- Sea to Sky Clean Air Society
- BC Government Air, Land & Water
- BC Lung Association
- Environment Canada - Residential Air Pollution Sources
- Backyard Burning - Ministry of Environment Factsheet on Burning Requirements
Our region is known for its crisp, fresh mountain air. It is not only something we get to enjoy every time we walk outside, but also a resource that is vital to our health, and the health of generations to come.
The Provincial Government of B.C. defines "good air quality" as clear, clean and unpolluted air.
Air Quality Advisories
Air quality advisories are posted when pollutant concentrations approach or exceed predetermined limits, or when degraded air quality episodes are expected to worsen. When smoke from wildfires infiltrates a region, for example, an Air Quality Advisory may be issued.
We will post on our website and social media if and when an advisory is issued for any part of the SLRD.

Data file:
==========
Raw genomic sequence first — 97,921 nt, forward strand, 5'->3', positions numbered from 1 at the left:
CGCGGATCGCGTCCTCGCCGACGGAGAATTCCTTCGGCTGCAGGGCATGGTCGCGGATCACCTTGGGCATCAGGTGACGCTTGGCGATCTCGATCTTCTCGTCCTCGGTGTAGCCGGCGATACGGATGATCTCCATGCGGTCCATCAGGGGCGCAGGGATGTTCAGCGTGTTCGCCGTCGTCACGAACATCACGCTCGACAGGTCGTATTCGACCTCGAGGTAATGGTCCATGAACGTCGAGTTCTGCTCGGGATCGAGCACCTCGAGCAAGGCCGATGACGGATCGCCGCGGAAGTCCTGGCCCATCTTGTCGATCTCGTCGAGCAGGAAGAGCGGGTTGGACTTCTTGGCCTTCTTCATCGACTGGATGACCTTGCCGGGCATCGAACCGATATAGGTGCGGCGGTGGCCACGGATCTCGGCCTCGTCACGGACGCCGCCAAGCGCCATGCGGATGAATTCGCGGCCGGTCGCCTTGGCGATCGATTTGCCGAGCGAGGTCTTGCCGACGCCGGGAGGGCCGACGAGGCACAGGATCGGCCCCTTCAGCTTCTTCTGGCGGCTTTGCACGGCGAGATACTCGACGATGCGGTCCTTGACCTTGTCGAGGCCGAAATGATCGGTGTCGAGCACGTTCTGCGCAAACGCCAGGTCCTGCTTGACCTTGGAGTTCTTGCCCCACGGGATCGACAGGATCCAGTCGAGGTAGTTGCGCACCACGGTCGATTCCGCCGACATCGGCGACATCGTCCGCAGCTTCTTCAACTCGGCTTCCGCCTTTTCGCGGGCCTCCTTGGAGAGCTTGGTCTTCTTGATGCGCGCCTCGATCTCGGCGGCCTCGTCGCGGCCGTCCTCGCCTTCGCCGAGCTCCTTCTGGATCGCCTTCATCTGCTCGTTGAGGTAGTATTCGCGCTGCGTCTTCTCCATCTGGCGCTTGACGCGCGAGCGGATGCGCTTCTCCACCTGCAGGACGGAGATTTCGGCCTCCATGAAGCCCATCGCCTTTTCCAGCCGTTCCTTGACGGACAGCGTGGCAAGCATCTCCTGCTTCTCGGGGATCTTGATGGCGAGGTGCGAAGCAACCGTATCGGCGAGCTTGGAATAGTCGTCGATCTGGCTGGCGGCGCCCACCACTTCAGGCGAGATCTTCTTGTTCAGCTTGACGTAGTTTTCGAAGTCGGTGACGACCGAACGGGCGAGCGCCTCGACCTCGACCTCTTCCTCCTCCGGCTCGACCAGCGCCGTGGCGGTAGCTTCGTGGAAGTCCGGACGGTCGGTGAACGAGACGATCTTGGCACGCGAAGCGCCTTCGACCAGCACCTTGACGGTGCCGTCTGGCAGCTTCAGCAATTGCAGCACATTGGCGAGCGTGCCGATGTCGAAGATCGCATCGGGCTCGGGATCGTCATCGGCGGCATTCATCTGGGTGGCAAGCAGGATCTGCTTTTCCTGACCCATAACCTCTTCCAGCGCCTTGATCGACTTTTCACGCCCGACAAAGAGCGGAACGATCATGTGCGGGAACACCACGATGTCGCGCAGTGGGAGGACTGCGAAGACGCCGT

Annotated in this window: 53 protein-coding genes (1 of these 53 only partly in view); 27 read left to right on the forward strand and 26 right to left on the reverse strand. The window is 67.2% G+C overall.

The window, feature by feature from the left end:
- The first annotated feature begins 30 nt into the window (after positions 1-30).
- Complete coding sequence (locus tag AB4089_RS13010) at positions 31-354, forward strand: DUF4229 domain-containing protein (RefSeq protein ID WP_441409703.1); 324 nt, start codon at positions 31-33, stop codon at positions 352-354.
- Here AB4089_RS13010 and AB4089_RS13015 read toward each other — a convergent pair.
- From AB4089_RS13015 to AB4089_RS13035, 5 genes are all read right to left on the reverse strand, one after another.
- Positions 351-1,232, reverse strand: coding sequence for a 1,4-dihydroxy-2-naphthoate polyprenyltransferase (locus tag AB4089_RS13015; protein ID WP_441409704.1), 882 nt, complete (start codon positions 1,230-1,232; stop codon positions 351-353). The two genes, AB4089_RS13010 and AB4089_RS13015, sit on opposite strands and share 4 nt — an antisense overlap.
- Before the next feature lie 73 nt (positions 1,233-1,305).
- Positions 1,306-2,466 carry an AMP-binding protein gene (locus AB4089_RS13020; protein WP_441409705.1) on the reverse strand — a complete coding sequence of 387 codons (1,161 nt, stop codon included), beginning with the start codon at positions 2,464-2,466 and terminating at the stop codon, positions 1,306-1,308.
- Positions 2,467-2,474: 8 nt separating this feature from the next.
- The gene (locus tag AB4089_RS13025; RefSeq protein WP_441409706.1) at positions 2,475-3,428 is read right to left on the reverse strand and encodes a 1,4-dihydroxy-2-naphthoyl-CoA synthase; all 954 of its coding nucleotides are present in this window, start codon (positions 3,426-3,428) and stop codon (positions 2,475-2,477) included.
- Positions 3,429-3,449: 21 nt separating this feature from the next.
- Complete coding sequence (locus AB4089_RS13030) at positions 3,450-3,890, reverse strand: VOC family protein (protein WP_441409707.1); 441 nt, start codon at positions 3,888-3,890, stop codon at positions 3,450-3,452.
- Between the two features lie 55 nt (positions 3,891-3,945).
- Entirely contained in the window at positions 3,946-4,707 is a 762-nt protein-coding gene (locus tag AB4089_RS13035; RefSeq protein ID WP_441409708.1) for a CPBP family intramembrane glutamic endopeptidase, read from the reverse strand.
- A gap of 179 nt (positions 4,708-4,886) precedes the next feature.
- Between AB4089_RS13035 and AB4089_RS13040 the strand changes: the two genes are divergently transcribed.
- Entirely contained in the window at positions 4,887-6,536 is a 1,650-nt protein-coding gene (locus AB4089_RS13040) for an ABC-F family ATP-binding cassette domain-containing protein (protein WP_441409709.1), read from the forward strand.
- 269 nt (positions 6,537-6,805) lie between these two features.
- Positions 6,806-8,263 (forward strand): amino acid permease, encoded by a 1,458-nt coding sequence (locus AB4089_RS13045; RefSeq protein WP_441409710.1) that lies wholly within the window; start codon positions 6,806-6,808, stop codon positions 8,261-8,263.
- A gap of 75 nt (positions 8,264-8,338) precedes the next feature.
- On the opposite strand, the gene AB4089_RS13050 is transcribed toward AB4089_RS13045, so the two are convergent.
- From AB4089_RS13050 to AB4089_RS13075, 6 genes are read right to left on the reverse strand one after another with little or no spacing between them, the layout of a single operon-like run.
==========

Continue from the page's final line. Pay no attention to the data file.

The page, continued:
Air Quality Health Index (AQHI)
The AQHI provides hourly air quality readings, and is available for about 80 percent of B.C. residents (you can view the full list of areas here).
The rating is based on the combination of health risks posed by a mixture of pollutants in the air, including particulate matter, ground-level ozone and nitrogen dioxide.
The rating then assesses whether the health risk is low, moderate, high or very high.
What Else Can You Do?
To make sure our air stays fresh, we recommend examining the emissions from everyday activities like driving your vehicle, doing yard maintenance and heating your home..
One of the most important things you can do to improve indoor and outdoor air quality is to make sure that any woodstoves are EPA-certified low emission appliances. The SLRD administers a Woodstove Exchange Program in partnership with the Sea to Sky Clean Air Society, made possible through funding from the B.C. Lung Association and the B.C. Ministry of Environment.